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Outlook for Philippine Property Recovery Amid A Lethargic Q1 GDP


The Philippine economy contracted by 0.2% in Q1 2020, ending 84 consecutive quarters of growth. While the Philippine central bank is projecting a 0.8% contraction in 2020 it expects a sharper rebound in 2021 with a growth rate of 7.8%.


Outlook for Philippine Property Recovery Amid A Lethargic Q1 GDP

Colliers believes that this pace of economic expansion is likely to anchor growth in the property sector in 2021.

In our opinion, the impact of this pandemic is probably worse than the Global Financial Crisis of 2008-2009 but probably not as bad as the Asian Financial Crisis as the Philippines’ financial system is stronger and interest rates remain low.

Meager private construction growth partly offset by public infra rebound

In Q1 2020, public construction growth rebounded to 0.3%, compared to the 9.1% contraction recorded in in Q1 2019, due to the timely approval of the 2020 national budget. The new budget supported new infrastructure development projects throughout the country. Private construction grew by only 4.4% compared to 26.5% in the same period in 2019, as work stoppage due to the ECQ in Luzon and supply chain disruptions slowed the construction of office towers, residential units (condominiums and houses & lots), and malls. We expect a recovery in private construction in 2021 as developers respond to a likely recovery in office space and residential demand.

Office rents to drop 17%, due for a slow recovery in 2021

Colliers has downgraded its net take-up forecast due to a softer demand in the market. This is supported
by the contraction recorded in Q1 2020. We believe our original projection of 900,000 sqmetres of net absorption (9.7 million sq feet) is unlikely to be achieved. For 2020, Colliers is now looking at a net take up of between 300,000 sq metres (3.2 million sq feet) and  600,000 sq metres (6.5 million sq feet). As a result, vacancy will likely hover between 5.5% and 7% in 2020. We see this supply and demand imbalance resulting in a 17% drop in office lease rates in Metro Manila this year.

Colliers Philippines data show that the last time the Philippine GDP contracted, in 1998, average office lease rates dropped by 16% and only began recovering in 2004 when rents rose by 14%.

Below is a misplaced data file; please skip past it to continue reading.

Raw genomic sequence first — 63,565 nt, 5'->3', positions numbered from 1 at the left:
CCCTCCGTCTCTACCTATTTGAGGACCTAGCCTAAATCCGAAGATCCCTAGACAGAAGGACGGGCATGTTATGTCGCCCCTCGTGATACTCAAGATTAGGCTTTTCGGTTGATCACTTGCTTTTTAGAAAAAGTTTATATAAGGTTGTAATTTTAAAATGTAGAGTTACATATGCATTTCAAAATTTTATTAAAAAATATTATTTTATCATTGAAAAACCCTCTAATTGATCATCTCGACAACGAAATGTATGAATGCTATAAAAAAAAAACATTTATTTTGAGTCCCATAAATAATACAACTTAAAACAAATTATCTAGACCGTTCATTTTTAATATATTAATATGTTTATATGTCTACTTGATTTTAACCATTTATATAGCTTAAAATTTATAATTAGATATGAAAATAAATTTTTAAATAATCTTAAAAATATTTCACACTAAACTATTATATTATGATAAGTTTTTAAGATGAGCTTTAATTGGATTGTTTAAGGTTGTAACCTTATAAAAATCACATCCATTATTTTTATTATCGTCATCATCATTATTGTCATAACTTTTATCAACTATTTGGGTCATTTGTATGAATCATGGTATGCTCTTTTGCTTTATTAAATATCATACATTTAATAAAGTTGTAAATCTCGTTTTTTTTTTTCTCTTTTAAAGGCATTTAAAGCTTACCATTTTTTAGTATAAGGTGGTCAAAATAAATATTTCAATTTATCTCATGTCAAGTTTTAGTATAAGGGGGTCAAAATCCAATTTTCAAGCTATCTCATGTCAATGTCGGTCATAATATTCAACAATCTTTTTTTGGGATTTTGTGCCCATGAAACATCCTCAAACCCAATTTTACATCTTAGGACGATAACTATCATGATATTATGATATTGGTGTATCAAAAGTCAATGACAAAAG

The bitter experience of the 1998-1999 Asian Financial Crisis taught office developers an important lesson –turn off the supply tap quickly. Developers did this during the 2008-09 Global Financial Crisis. After ramping-up supply to 480,000 sqmetres(5.2 million sqfeet) in 2008 and 540,000 sqmetres(5.8 million sqfeet) in 2009, completions fell sharply to 203,000 sqmetres(2.2 million sqfeet) in 2010 as projects were deferred or outright cancelled. This supply cut is one of the reasons why the Metro Manila office sector turned around quickly post-GFC, posting a 5.6% vacancy in 2010 from 8.6% in 2009, even with less diversity among the demand drivers compared to today.

Low interest rates to help stoke condominium market in 2021, unsold condominium at 47,600 units

For 2020, Colliers expects a slowdown in condominium completion due to work stoppage following the enhanced community quarantine (ECQ) implementation in Luzon. We now expect the delivery of about 10,900 units, a 26% drop from the 14,700 units we initially estimated for 2020.

The Philippine condominium market is facing a tremendous challenge. The slowdown in business activities as well as the government-projected rise in unemployment and drop in remittances from Filipinos working abroad are likely to result in softer demand for condominium units in Metro Manila. Colliers sees rents in the secondary residential market, which covers completed units, falling by 5.5% in 2020. This is slower than the 15% contraction during the Asian Financial Crisis in 1998 but steeper than the 3.7% fall in 2009 during the Global Financial Crisis.

As of end-2019, Colliers recorded an unsold inventory of about 47,600 condominium units all over Metro Manila. Among the locations with a significant number of unsold condominium units are the Bay Area, Manila North, Quezon City North, and Pasig City.

This is likely to be a result of imbalance between supply and demand. Hence, Colliers encourages developers with a significant number of unsold units to implement creative leasing schemes.

Low-interest rates should keep mortgage rates low, and this should enable developers to offer flexible lease terms to buyers. Colliers believes that low mortgage rates should help propel the Metro Manila condominium market once the pent-up demand kicks in starting Q1 2021.

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Joey Bondoc

Associate Director



Prior to joining Colliers in March 2016, Joey worked as a Research Manager for a research and consutancy firm where he handled business, political, and macroeconomic analysis. He took part in a number of consultancy projects with multilateral agencies and provided research support and policy recommendations to key government officials and top executives of MNCs in the Philippines.

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